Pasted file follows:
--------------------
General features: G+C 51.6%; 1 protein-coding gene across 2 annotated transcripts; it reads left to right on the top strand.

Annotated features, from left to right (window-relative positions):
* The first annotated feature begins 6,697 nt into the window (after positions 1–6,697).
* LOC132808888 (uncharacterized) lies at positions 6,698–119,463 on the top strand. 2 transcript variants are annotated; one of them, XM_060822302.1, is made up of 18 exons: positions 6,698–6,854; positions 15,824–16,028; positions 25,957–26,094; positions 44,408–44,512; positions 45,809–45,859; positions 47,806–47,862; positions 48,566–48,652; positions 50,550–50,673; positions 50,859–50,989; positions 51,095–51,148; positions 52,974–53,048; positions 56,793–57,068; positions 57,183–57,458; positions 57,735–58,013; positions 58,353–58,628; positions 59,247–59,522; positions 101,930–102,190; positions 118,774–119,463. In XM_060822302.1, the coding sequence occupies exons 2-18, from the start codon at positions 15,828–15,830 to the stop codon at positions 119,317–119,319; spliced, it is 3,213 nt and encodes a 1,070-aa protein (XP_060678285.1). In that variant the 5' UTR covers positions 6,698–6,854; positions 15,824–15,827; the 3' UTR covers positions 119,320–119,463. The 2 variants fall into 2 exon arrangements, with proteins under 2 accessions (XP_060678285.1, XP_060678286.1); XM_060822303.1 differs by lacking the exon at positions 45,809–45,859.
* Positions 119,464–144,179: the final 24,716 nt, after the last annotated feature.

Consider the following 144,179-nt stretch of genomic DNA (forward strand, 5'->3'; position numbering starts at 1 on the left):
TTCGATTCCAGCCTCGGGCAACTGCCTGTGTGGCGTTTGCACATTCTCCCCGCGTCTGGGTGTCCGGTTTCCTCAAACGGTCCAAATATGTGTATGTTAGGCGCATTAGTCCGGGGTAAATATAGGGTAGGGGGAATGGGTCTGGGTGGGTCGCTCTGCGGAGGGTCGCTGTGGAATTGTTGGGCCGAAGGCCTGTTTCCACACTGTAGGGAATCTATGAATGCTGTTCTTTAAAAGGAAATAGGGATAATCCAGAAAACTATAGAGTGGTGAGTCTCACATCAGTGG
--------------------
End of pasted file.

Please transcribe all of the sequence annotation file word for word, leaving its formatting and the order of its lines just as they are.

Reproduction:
General features: G+C 51.6%; 1 protein-coding gene across 2 annotated transcripts; it reads left to right on the top strand.

Annotated features, from left to right (window-relative positions):
* The first annotated feature begins 6,697 nt into the window (after positions 1–6,697).
* LOC132808888 (uncharacterized) lies at positions 6,698–119,463 on the top strand. 2 transcript variants are annotated; one of them, XM_060822302.1, is made up of 18 exons: positions 6,698–6,854; positions 15,824–16,028; positions 25,957–26,094; positions 44,408–44,512; positions 45,809–45,859; positions 47,806–47,862; positions 48,566–48,652; positions 50,550–50,673; positions 50,859–50,989; positions 51,095–51,148; positions 52,974–53,048; positions 56,793–57,068; positions 57,183–57,458; positions 57,735–58,013; positions 58,353–58,628; positions 59,247–59,522; positions 101,930–102,190; positions 118,774–119,463. In XM_060822302.1, the coding sequence occupies exons 2-18, from the start codon at positions 15,828–15,830 to the stop codon at positions 119,317–119,319; spliced, it is 3,213 nt and encodes a 1,070-aa protein (XP_060678285.1). In that variant the 5' UTR covers positions 6,698–6,854; positions 15,824–15,827; the 3' UTR covers positions 119,320–119,463. The 2 variants fall into 2 exon arrangements, with proteins under 2 accessions (XP_060678285.1, XP_060678286.1); XM_060822303.1 differs by lacking the exon at positions 45,809–45,859.
* Positions 119,464–144,179: the final 24,716 nt, after the last annotated feature.

Consider the following 144,179-nt stretch of genomic DNA (forward strand, 5'->3'; position numbering starts at 1 on the left):
TTCGATTCCAGCCTCGGGCAACTGCCTGTGTGGCGTTTGCACATTCTCCCCGCGTCTGGGTGTCCGGTTTCCTCAAACGGTCCAAATATGTGTATGTTAGGCGCATTAGTCCGGGGTAAATATAGGGTAGGGGGAATGGGTCTGGGTGGGTCGCTCTGCGGAGGGTCGCTGTGGAATTGTTGGGCCGAAGGCCTGTTTCCACACTGTAGGGAATCTATGAATGCTGTTCTTTAAAAGGAAATAGGGATAATCCAGAAAACTATAGAGTGGTGAGTCTCACATCAGTGG